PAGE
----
feedback loop needed to ensure effective project management.
Tools and Techniques for SDP Execution
Software Project Management (CS615)
1. General management skills: General management skills such as leadership,
communicating, and negotiating are essential to effective project plan
2. Product skills and knowledge: The project team must have access to an
appropriate set of skills and knowledge about the project's product.
3. Work authorization system. A work authorization system is a formal
procedure for sanctioning project work to ensure that work is done at the right
time and in the proper sequence. The primary mechanism is typically a written
authorization to begin work on a specific activity or work package. The design
of a work authorization system should balance the value of the control
provided with the cost of that control. For example, on many smaller projects,
verbal authorizations will be adequate.
4. Status review meetings. Status review meetings are regularly scheduled
meetings held to exchange information about the project. On most projects,
status review meetings will be held at various frequencies and on different
levels (e.g., the project management team may meet weekly by itself and
monthly with the customer).
5. Project management information system.
6. Organizational procedures. Any and all of the organizations involved in the
project may have formal and informal procedures that are useful during
project execution.
Outputs from SDP Execution
1. Work results. Work results are the outcomes of the activities performed to
accomplish the project. Information on work results--which deliverables have
been completed and which have not, to what extent quality standards are
being met, what costs have been incurred or committed, etc.--is collected as
part of project plan execution and fed into the performance reporting process.
It should be noted that although outcomes are frequently tangible deliverables
such as buildings, roads, etc., they are also often intangibles such as people
trained who can effectively apply that training.
2. Change requests. Change requests (e.g., to expand or contract project scope,
to modify cost [budgets], or schedule estimates [dates, etc.]) are often
identified while the work of the project is being done.
Table of Contents:
  1. Introduction & Fundamentals
  2. Goals of Project management
  3. Project Dimensions, Software Development Lifecycle
  4. Cost Management, Project vs. Program Management, Project Success
  5. Project Management’s nine Knowledge Areas
  6. Team leader, Project Organization, Organizational structure
  7. Project Execution Fundamentals Tracking
  8. Organizational Issues and Project Management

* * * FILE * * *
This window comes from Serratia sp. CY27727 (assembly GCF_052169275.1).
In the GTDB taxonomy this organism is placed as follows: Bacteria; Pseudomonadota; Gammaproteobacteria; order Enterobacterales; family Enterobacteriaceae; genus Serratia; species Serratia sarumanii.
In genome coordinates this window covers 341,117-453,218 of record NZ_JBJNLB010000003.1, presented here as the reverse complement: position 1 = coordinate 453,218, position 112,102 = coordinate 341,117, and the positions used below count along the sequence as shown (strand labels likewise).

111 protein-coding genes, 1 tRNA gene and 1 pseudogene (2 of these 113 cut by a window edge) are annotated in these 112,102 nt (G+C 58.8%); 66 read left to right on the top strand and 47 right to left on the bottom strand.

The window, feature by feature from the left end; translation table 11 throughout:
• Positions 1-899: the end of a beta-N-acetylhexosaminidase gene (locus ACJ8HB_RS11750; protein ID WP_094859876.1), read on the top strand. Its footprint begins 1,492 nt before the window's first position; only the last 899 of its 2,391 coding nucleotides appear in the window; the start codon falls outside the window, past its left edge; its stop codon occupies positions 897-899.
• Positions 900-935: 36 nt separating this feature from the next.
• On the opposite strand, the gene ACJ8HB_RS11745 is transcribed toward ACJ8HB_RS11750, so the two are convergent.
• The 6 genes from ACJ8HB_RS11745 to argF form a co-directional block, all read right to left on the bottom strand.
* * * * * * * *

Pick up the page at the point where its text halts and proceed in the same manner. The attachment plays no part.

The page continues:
9. Managing Processes: Project Plan, Managing Quality, Project Execution, Project Initiation
  10. Project Execution: Product Implementation, Project Closedown
  11. Problems in Software Projects, Process- related Problems
  12. Product-related Problems, Technology-related problems
  13. Requirements Management, Requirements analysis
  14. Requirements Elicitation for Software
  15. The Software Requirements Specification
  16. Attributes of Software Design, Key Features of Design
  17. Software Configuration Management Vs Software Maintenance
  18. Quality Assurance Management, Quality Factors
  19. Software Quality Assurance Activities
  20. Software Process, PM Process Groups, Links, PM Phase interactions
  21. Initiating Process: Inputs, Outputs, Tools and Techniques
  22. Planning Process Tasks, Executing Process Tasks, Controlling Process Tasks
  23. Project Planning Objectives, Primary Planning Steps
  24. Tools and Techniques for SDP, Outputs from SDP, SDP Execution
  25. PLANNING: Elements of SDP
  26. Life cycle Models: Spiral Model, Statement of Requirement, Data Item Descriptions
  27. Organizational Systems
  28. ORGANIZATIONAL PLANNING, Organizational Management Tools
  29. Estimation - Concepts
  30. Decomposition Techniques, Estimation – Tools
  31. Estimation – Tools
  32. Work Breakdown Structure
  33. WBS- A Mandatory Management Tool
  34. Characteristics of a High-Quality WBS
  35. Work Breakdown Structure (WBS)
  36. WBS- Major Steps, WBS Implementation, high level WBS tasks
  37. Schedule: Scheduling Fundamentals
  38. Scheduling Tools: GANTT CHARTS, PERT, CPM
  39. Risk and Change Management: Risk Management Concepts
  40. Risk & Change Management Concepts
  41. Risk Management Process
  42. Quality Concept, Producing quality software, Quality Control
  43. Managing Tasks in Microsoft Project 2000
  44. Commissioning & Migration